Info

Figure 8.3 Major pests of cardamom — Panicle, capsule and shoot borer: (a) borer damage on panicle;

(b) borer damage on capsule; (c) larve of Conogethes punctiferalis inside cardamom shoot.

Figure 8.3 Major pests of cardamom — Panicle, capsule and shoot borer: (a) borer damage on panicle;

(b) borer damage on capsule; (c) larve of Conogethes punctiferalis inside cardamom shoot.

the shoot. During the ensuing pre-pupal period of a day or two, they remain quiescent within a self-made cocoon and soon become pupae (Fig. 8.4b). Pupa is 10—15 mm long, pale green soon after its formation and gradually changes to deep-brown. Pre-pupa and pupa are non-feeding, harmless stages. After 10—12 days of pupal period, moth emerges out through the bore hole. Its life cycle during March—October is completed within 41—68 days, while during the winter months of November—February, it prolongs to 123 days (Varadarasan etal., 1991). The pest population attains peaks during December—January, March—April, May—June and September—October under Lower Pulney conditions, whereas it is highest during January—February, May and September—October under Kerala conditions (Varadarasan etal., 1989).

The pest is polyphagous; the alternate hosts recorded include guava (Psidium guajava L.), mango (Mangifera indica L.), peaches (Prunus persica Benth. and Hook.), pomegranate (Punica granatum L.), jack (Artocarpus integrifolia L.), ginger (Zingiber officinale Rosc.), turmeric (Curcuma longa L.), avocado (Persia gratissima Gaertn.), mulberry (Morus alba L.), loquat (Eriobotrya japonica Lindl.), pear (Pyrus communis L.), sorghum (Sorghum bicolor (L.) Moench.), cocoa (Theobroma cacao L.), castor (Ricinus communis L.), tamarind (Tamarindus indica L.) soapnut (Sapindus emarginatus Vahl.), Caesalpinia bonducella and Annona cherimola (Jacob, 1980). Nambiar etal. (1975) observed Curcuma aromatica, C. amada, Alpinia sp., Amomum sp. and Aframomum melegueta as its alternate hosts. Other recorded alternate hosts include Amomum subulatum, A.microstephanum, Hedychium coronarium, H. flavescens and Alpinia galanga (Anonymous, 1985b).

Under natural conditions C. punctiferalis is host for a number of parasites; Angitia trochanterata (Ichneumonidae), Threonia inareolata, Bracon brevicornis and Apanteles sp.

Figure 8.4 Panicle, capsule borer: (a) adult of C. punctiferalis; (b) pupa of C. punctiferalis.

parasitize its larvae, while Brachymeria emploeae parasitise pupae (David et al, 1964). Patel and Gangrade (1971) noticed Microbracon hebetor as its larval parasite. Joseph et al. (1973) reported two hymenopterans Brachymeria nosatoi and B.lasus parasitizing on C. punctiferalis. Jacob (1981) reported Myosoma sp., Xanthopimpla australis and a nematode as parasites on C. punctiferalis. Varadarasan etal. (1990) reported Temelucha sp., Agrypon sp. and Friona sp. as parasites of C. punctiferalis. Natural parasitisation by Agrypon sp. on larvae of C. punctiferalis was maximum (19.8 per cent) during November in Udumbanchola area (Balu et al, 1991).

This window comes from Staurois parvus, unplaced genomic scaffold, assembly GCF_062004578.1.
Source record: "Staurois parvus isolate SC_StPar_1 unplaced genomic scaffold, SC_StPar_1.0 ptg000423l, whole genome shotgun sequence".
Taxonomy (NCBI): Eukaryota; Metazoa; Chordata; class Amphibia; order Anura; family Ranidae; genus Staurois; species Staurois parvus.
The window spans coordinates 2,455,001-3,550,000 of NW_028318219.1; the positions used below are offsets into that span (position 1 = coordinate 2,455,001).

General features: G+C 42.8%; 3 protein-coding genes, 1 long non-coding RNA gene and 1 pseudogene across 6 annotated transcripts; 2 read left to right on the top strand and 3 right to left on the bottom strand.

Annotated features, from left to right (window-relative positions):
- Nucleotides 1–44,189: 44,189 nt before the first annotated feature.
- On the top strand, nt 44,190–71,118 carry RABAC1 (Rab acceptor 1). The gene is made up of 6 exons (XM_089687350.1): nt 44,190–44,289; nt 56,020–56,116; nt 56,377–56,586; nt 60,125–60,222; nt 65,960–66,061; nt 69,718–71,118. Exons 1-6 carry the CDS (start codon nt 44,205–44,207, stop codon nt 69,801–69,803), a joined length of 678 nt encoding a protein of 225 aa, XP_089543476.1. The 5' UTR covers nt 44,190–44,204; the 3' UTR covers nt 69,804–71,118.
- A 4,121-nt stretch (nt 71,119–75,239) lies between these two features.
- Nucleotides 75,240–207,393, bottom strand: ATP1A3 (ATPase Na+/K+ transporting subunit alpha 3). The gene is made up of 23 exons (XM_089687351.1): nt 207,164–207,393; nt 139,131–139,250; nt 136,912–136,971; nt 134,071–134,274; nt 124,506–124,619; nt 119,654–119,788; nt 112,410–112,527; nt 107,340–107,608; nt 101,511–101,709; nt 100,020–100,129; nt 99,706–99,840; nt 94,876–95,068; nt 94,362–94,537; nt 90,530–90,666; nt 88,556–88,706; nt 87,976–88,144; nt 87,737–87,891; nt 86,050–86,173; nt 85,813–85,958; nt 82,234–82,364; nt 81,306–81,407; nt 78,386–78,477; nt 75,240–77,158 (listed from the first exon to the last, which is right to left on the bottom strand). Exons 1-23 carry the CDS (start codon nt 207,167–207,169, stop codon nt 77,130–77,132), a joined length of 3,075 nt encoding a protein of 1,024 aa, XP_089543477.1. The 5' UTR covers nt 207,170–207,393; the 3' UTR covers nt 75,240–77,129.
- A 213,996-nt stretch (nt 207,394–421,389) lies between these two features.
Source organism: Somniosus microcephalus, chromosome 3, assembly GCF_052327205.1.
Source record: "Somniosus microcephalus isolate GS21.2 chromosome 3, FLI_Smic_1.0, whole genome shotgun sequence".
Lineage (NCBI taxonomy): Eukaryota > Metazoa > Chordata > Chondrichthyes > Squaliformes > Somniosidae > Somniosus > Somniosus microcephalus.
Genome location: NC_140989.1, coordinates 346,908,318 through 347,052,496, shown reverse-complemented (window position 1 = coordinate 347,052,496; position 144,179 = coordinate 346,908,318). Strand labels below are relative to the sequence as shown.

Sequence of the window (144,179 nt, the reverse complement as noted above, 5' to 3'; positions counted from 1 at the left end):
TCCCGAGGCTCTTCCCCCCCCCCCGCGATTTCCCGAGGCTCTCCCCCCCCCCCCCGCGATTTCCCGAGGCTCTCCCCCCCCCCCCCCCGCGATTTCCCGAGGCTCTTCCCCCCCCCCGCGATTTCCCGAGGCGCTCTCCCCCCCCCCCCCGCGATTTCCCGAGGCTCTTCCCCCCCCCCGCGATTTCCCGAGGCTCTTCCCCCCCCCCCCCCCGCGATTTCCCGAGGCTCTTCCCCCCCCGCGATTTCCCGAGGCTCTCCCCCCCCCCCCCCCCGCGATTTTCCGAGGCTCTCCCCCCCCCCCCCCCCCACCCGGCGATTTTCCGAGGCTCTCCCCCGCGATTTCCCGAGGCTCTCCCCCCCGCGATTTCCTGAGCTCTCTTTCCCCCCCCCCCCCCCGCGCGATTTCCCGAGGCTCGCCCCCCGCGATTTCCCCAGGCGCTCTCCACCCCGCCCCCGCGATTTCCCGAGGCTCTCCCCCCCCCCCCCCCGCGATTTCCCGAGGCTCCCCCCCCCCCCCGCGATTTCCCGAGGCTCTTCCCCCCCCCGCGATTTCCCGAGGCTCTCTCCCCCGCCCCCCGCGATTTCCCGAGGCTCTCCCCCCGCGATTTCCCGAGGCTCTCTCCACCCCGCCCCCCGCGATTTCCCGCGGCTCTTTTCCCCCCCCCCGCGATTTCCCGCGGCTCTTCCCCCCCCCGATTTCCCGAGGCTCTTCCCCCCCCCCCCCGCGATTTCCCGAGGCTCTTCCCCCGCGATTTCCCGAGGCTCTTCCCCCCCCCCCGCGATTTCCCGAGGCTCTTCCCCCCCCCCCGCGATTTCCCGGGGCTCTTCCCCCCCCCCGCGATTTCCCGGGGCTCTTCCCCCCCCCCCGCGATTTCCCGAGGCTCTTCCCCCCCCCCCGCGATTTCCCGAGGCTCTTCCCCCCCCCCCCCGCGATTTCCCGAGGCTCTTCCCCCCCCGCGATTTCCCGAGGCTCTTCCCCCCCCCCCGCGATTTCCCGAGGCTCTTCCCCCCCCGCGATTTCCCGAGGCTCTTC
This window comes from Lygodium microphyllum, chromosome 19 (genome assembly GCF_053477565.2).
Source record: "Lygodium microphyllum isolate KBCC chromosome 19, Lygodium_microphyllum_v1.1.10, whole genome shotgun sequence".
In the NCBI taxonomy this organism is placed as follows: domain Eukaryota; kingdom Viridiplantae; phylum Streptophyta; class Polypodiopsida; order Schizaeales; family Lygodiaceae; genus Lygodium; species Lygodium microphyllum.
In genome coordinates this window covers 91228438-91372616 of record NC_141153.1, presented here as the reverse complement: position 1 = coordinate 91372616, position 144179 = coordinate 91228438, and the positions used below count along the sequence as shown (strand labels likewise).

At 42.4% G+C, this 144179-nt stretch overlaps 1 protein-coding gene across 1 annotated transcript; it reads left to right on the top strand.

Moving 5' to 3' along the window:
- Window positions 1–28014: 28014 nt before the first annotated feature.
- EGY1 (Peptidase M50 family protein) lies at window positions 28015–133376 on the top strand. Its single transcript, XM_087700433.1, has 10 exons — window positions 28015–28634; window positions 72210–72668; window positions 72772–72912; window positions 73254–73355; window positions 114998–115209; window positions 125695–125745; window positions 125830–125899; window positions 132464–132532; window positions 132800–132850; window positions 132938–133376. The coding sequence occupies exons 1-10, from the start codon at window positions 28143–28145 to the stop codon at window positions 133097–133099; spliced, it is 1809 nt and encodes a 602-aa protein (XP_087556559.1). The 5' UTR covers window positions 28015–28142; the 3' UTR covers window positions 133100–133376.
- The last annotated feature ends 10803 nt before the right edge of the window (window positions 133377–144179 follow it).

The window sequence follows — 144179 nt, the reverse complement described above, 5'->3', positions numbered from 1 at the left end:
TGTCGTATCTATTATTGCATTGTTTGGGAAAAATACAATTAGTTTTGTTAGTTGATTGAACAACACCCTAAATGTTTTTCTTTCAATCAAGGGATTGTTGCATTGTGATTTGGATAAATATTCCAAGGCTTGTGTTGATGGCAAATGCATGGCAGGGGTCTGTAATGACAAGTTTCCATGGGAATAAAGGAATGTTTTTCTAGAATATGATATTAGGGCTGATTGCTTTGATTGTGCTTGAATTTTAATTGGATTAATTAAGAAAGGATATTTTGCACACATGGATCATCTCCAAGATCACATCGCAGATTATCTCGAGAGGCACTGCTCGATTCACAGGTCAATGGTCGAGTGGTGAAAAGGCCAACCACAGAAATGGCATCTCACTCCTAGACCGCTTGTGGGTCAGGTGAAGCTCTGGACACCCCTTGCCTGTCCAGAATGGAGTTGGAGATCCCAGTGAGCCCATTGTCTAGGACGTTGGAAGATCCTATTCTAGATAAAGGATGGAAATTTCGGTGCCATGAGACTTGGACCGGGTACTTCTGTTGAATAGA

Several insecticides were evaluated against this pest. David etal. (1964), Sulochana et al. (1968) and Saroja etal. (1973) recommended fenthion, BHC, DDT, endrin, malathion, trichlorfan, methyldemeton, imidan and carbaryl against this pest. In a field trial conducted at Lower Pulneys, monocrotophos 0.1 per cent was found most effective (Kumaresan etal., 1978). From the field trial conducted by Regupathy (1979) carbofuran (2 kg a.i./ha) was found effective. Joseph and Kumaresan (1982) reported that collection and destruction of infested parts and alternate hosts followed by spraying any one of the insecticides viz., lebayacid 375 ml/300 l water/acre or nuvacron 750 ml/300 l water/acre or thiodan 900 ml/300 l water/acre or Ekalux 600 ml/300 l water/acre or zolon 900 ml/300 l water/acre or Rogor 1 l/300 l water/acre is effective control measure against this pest. In a trial with 13 insecticides, Naganathan et al. (1983) found garvox, acephate and sumicidin (each at 0.1 per cent) effective against this borer. A strategy of collection and destruction of moths and infested tillers followed by spraying monocro-tophos 0.075 per cent or fenthion 0.075 per cent is recommended against this pest (Anonymous, 1985b). Krishnamurthy et al. (1989) recommended the removal of affected tillers during September—October if the infestation is less than 10 per cent and spraying quinalphos 0.03 per cent, if it is above 10 per cent.

Even the higher doses of insecticides imposed are not effective against the late stage larvae housed within shoots. Therefore sprays have to be targetted on first or second instar stages of the larvae, which feed on tender panicles or immature capsules. This can be achieved by monitoring adult emergence in field and spraying either monocrotophos 0.075 per cent or fenthion 0.075 per cent within 12—15 days after adult emergence (Varadarasan etal, 1989).

Figure 8.4 Panicle, capsule borer: (a) adult of C. punctiferalis; (b) pupa of C. punctiferalis.

0 0

Post a comment